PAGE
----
JERUSALEM,(Reuters) – Israeli Prime Minister Ariel Sharon returned to work on Sunday in a show of vigour a week after a mild stroke, telling the cabinet he had ordered tough military action against Palestinian rocket attacks.
The health scare has not harmed Sharon”s chances of re-election in March, polls show. The rocket attacks could be more damaging since they undermine his message that his withdrawal from Gaza this summer would improve security.
The hefty 77-year-old ex-general was released from hospital on Tuesday and remained at home for several days. Doctors said he was fit and would make a complete recovery.
Sharon joked and smiled at the start of the cabinet meeting. He looked healthy, though sounded a little hoarse.
Officials said Sharon told ministers that he had ordered security chiefs to take all measures to stop rocket fire from the Gaza Strip, which has continued despite Israeli artillery fire and airstrikes on launching grounds.
"We must make sure that they won”t act against us, this is my policy and my instructions," media quoted him as saying.
Israel gave its army the go-ahead on Friday to enforce a no-go zone inside the Gaza Strip at the border with Israel, a move condemned by Palestinians. Heavy rain since then has prevented military action by either side.
Militants say makeshift rockets are fired as retaliation for Israeli raids in the occupied West Bank. The violence has helped undermine hopes for peacemaking lifted by Israeli withdrawal from Gaza in September after 38 years of occupation.
Sharon”s rightist opponents, trying to claw back his big lead ahead of the March 28 election, seize on the rocket fire to bolster their argument that giving up Gaza”s Jewish settlements would bring more violence.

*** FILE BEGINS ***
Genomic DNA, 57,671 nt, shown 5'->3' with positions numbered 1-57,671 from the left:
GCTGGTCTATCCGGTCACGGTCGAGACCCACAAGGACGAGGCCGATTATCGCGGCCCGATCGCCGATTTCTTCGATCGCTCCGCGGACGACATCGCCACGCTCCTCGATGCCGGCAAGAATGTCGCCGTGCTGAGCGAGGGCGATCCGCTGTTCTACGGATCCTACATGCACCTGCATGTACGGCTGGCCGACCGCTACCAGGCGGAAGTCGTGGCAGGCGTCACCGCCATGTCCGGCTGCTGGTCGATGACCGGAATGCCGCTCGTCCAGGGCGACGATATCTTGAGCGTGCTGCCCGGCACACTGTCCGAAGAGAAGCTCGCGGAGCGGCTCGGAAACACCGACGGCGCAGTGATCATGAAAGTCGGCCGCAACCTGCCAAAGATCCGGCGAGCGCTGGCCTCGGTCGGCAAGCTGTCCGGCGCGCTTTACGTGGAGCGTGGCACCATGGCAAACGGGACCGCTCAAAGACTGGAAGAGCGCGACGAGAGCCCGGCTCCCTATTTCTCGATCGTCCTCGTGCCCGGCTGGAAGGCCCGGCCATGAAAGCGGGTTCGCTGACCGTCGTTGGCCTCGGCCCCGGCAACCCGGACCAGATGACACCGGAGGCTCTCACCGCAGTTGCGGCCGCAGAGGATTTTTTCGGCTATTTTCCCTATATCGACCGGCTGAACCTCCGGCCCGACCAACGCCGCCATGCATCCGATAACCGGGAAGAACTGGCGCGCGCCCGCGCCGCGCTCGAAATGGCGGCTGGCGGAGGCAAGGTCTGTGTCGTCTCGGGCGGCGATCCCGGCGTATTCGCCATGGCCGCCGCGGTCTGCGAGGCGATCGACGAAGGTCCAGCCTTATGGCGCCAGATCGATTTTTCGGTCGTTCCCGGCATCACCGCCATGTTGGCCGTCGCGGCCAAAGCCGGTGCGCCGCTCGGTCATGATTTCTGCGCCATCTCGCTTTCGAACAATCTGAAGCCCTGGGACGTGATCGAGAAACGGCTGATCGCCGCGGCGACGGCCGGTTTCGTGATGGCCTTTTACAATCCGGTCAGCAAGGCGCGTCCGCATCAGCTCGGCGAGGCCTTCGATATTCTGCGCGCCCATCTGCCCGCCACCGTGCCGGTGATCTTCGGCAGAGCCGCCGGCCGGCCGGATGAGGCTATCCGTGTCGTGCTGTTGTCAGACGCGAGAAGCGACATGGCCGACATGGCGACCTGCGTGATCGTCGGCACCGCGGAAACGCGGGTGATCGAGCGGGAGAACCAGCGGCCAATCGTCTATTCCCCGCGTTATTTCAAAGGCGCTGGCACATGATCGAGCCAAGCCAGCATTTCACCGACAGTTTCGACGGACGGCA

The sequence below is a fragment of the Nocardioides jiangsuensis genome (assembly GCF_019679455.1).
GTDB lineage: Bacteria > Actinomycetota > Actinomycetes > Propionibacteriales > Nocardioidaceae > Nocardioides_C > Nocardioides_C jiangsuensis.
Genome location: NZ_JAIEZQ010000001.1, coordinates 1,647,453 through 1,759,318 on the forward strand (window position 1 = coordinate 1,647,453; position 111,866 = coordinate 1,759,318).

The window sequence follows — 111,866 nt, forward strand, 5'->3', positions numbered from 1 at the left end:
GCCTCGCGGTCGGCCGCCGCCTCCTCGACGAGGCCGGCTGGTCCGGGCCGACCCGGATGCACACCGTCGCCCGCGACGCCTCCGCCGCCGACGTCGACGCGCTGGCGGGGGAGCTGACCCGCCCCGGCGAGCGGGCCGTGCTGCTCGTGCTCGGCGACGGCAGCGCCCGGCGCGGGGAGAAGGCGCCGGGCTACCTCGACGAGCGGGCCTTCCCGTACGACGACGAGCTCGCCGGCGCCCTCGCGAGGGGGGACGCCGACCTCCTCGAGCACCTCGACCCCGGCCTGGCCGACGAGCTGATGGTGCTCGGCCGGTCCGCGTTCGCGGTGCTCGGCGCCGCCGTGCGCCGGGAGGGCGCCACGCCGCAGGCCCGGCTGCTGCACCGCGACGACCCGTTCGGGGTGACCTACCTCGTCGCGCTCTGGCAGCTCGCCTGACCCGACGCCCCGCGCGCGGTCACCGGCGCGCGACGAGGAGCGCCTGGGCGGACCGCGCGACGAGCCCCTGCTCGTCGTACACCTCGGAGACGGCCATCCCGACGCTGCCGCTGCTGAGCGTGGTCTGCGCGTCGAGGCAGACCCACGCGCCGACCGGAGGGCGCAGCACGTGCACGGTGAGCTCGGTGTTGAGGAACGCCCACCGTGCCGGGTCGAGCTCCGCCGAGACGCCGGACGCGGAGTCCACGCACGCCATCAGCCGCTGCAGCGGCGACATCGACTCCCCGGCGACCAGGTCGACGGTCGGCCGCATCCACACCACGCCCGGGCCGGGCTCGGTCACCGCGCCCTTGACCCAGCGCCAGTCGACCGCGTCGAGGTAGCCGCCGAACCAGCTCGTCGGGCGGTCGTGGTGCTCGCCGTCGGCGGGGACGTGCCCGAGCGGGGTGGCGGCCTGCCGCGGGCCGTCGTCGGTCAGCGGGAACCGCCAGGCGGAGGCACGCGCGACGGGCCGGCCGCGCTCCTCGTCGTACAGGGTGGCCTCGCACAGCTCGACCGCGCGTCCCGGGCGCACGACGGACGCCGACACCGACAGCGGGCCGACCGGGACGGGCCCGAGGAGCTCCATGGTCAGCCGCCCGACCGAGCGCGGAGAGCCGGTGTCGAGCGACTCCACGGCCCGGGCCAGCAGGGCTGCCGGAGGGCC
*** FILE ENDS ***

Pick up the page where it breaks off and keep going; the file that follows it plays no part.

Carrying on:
Sharon quit his right-wing Likud party last month, saying he sought a freer hand to end conflict with the Palestinians. Latest opinion polls gave Sharon”s centrist Kadima 40 seats in the new parliament with Leftist Labour on 19 and Likud on 15.
There is no suggestion that the stroke has damaged him politically at all.
As Sharon wished Israelis a happy Chanukah holiday, he made light of advice from doctors and well-wishers — including U.S. President George W. Bush — to eat more carefully after the stroke.
"I hope you all eat doughnuts and latkes. You can eat them, but don”t overdo it!" he said with a laugh.
Jam doughnuts and latkes, potato pancakes, are traditional food at Chanukah, a festival of lights celebrating a victory of the Jews over then Greek rulers. Sharon also wished Israel”s Christians, most of them Arabs, a happy holiday.
Political analysts said any further health problems could be a blow before elections. The stroke inevitably raised questions over how long he could dominate Israeli politics. He is very much a one-man show and his departure would cause a major upheaval.
Israeli newspapers said Sharon”s doctors may soon publish a report on his medical file to quell any speculation about his long term fitness to rule.